Perhaps the prickliest subject in the emerging field of ‘religion and development’ concerns the question of proselytisation. The melding of religious propagation with development and humanitarian activity is widely regarded as immoral, illegitimate and distasteful. This separation has become such a prominent article of faith in development circles that any suggestion otherwise is tantamount to heresy.
In this seminar I seek to re-think this apparently settled consensus. Precisely because it is seen as such a problem proselytisation is a pivotal concept to think with in research into the cultural politics of development. Drawing on anthropological critiques of the category of ‘religion’ I go beyond examining the pervasive ways that religious and development agendas have been entangled to explore the question of whether development itself is inherently proselytising.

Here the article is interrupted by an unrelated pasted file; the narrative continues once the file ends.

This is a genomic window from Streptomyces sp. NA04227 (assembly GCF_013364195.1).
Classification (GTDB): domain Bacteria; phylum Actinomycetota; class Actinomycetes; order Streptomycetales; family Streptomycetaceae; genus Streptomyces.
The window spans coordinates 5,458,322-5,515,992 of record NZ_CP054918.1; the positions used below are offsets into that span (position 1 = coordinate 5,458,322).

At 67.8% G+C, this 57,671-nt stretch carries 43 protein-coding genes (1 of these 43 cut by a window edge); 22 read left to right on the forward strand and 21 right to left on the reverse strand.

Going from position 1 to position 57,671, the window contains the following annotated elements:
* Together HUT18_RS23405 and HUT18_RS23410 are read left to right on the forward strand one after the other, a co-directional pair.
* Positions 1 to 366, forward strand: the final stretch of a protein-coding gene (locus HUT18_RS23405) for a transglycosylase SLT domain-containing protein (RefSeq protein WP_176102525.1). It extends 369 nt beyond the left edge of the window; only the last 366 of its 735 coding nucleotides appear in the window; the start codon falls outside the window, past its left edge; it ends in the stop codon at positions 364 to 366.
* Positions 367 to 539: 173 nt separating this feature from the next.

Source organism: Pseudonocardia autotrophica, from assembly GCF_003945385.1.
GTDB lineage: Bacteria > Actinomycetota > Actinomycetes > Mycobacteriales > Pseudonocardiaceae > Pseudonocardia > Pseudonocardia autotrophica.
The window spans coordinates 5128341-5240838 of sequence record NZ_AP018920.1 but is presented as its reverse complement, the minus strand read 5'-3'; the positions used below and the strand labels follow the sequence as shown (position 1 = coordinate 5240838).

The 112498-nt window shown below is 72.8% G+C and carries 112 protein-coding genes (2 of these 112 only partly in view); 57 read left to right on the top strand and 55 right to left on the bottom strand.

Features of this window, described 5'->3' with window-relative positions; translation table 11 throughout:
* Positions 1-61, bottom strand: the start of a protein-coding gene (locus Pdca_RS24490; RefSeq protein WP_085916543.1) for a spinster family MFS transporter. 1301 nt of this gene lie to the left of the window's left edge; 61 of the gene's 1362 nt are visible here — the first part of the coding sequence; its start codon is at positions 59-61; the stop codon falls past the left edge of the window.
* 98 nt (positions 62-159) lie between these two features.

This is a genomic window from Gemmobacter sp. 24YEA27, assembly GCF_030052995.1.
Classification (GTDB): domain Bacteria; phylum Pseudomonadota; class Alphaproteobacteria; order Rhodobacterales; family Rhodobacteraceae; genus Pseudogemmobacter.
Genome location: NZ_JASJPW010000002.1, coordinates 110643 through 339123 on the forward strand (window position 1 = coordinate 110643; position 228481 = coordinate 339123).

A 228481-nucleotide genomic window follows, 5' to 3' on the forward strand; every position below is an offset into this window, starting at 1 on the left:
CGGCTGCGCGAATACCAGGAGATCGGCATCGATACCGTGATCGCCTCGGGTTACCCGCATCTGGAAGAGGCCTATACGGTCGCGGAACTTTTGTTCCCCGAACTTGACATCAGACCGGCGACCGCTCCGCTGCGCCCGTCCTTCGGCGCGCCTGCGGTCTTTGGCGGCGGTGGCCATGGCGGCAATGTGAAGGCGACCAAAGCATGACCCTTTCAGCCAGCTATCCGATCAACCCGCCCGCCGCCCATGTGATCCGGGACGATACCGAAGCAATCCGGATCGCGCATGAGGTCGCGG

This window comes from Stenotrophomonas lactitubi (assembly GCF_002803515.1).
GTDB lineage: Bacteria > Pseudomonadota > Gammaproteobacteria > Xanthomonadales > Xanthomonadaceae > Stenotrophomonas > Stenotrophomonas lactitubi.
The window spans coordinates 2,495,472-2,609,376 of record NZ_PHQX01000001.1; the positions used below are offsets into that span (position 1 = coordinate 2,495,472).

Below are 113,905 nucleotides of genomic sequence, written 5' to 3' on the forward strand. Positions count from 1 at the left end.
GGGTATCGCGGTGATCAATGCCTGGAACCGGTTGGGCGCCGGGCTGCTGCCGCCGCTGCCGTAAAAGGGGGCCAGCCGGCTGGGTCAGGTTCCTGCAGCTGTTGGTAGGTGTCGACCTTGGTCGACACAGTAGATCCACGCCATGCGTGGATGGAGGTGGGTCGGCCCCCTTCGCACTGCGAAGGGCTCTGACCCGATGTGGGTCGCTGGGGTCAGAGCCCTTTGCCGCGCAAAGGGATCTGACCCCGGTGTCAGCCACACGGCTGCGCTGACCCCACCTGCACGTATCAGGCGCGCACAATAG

Philip Fountain is a Senior Research Fellow in the Religion Cluster at the Asia Research Institute, National University of Singapore. He has a PhD in anthropology from the Australian National University.
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